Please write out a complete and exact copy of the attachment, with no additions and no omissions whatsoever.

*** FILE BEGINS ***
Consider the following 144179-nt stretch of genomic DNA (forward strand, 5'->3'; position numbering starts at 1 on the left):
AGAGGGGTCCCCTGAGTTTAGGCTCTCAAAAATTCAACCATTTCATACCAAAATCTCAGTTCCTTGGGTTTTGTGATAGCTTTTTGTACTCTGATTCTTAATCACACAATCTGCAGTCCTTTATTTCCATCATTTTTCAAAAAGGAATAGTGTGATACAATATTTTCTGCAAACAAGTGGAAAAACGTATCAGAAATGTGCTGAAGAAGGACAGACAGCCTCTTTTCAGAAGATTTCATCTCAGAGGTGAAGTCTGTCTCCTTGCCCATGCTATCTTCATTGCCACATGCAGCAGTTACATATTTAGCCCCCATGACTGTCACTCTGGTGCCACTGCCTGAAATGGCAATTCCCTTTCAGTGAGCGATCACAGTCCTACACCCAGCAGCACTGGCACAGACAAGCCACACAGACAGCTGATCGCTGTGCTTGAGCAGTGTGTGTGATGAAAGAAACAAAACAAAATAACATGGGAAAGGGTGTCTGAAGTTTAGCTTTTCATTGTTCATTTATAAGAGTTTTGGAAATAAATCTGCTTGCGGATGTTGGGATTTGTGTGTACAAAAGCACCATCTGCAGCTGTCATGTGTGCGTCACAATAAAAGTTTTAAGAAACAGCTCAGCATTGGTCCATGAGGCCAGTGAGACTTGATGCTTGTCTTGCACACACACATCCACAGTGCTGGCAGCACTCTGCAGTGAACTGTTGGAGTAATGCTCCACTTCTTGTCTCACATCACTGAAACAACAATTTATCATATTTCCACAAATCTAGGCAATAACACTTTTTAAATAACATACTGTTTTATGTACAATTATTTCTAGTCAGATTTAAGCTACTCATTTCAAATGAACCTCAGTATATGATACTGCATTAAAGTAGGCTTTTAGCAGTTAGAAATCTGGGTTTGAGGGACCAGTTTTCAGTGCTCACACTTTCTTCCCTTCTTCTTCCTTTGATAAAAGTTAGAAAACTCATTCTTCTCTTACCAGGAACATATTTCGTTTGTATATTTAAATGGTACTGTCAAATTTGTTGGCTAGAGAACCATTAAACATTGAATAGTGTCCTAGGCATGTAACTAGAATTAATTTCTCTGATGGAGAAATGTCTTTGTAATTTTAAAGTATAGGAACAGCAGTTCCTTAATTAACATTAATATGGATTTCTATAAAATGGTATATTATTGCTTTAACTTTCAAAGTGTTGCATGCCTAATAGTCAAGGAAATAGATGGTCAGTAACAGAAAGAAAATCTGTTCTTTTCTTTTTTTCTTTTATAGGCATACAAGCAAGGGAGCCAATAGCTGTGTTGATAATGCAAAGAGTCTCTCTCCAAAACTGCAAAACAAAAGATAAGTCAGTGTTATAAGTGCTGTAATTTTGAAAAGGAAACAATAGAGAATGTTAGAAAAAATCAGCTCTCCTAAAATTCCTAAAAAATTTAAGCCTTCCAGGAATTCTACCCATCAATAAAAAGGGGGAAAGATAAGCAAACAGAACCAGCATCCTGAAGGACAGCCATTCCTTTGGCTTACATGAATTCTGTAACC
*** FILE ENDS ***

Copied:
Consider the following 144179-nt stretch of genomic DNA (forward strand, 5'->3'; position numbering starts at 1 on the left):
AGAGGGGTCCCCTGAGTTTAGGCTCTCAAAAATTCAACCATTTCATACCAAAATCTCAGTTCCTTGGGTTTTGTGATAGCTTTTTGTACTCTGATTCTTAATCACACAATCTGCAGTCCTTTATTTCCATCATTTTTCAAAAAGGAATAGTGTGATACAATATTTTCTGCAAACAAGTGGAAAAACGTATCAGAAATGTGCTGAAGAAGGACAGACAGCCTCTTTTCAGAAGATTTCATCTCAGAGGTGAAGTCTGTCTCCTTGCCCATGCTATCTTCATTGCCACATGCAGCAGTTACATATTTAGCCCCCATGACTGTCACTCTGGTGCCACTGCCTGAAATGGCAATTCCCTTTCAGTGAGCGATCACAGTCCTACACCCAGCAGCACTGGCACAGACAAGCCACACAGACAGCTGATCGCTGTGCTTGAGCAGTGTGTGTGATGAAAGAAACAAAACAAAATAACATGGGAAAGGGTGTCTGAAGTTTAGCTTTTCATTGTTCATTTATAAGAGTTTTGGAAATAAATCTGCTTGCGGATGTTGGGATTTGTGTGTACAAAAGCACCATCTGCAGCTGTCATGTGTGCGTCACAATAAAAGTTTTAAGAAACAGCTCAGCATTGGTCCATGAGGCCAGTGAGACTTGATGCTTGTCTTGCACACACACATCCACAGTGCTGGCAGCACTCTGCAGTGAACTGTTGGAGTAATGCTCCACTTCTTGTCTCACATCACTGAAACAACAATTTATCATATTTCCACAAATCTAGGCAATAACACTTTTTAAATAACATACTGTTTTATGTACAATTATTTCTAGTCAGATTTAAGCTACTCATTTCAAATGAACCTCAGTATATGATACTGCATTAAAGTAGGCTTTTAGCAGTTAGAAATCTGGGTTTGAGGGACCAGTTTTCAGTGCTCACACTTTCTTCCCTTCTTCTTCCTTTGATAAAAGTTAGAAAACTCATTCTTCTCTTACCAGGAACATATTTCGTTTGTATATTTAAATGGTACTGTCAAATTTGTTGGCTAGAGAACCATTAAACATTGAATAGTGTCCTAGGCATGTAACTAGAATTAATTTCTCTGATGGAGAAATGTCTTTGTAATTTTAAAGTATAGGAACAGCAGTTCCTTAATTAACATTAATATGGATTTCTATAAAATGGTATATTATTGCTTTAACTTTCAAAGTGTTGCATGCCTAATAGTCAAGGAAATAGATGGTCAGTAACAGAAAGAAAATCTGTTCTTTTCTTTTTTTCTTTTATAGGCATACAAGCAAGGGAGCCAATAGCTGTGTTGATAATGCAAAGAGTCTCTCTCCAAAACTGCAAAACAAAAGATAAGTCAGTGTTATAAGTGCTGTAATTTTGAAAAGGAAACAATAGAGAATGTTAGAAAAAATCAGCTCTCCTAAAATTCCTAAAAAATTTAAGCCTTCCAGGAATTCTACCCATCAATAAAAAGGGGGAAAGATAAGCAAACAGAACCAGCATCCTGAAGGACAGCCATTCCTTTGGCTTACATGAATTCTGTAACC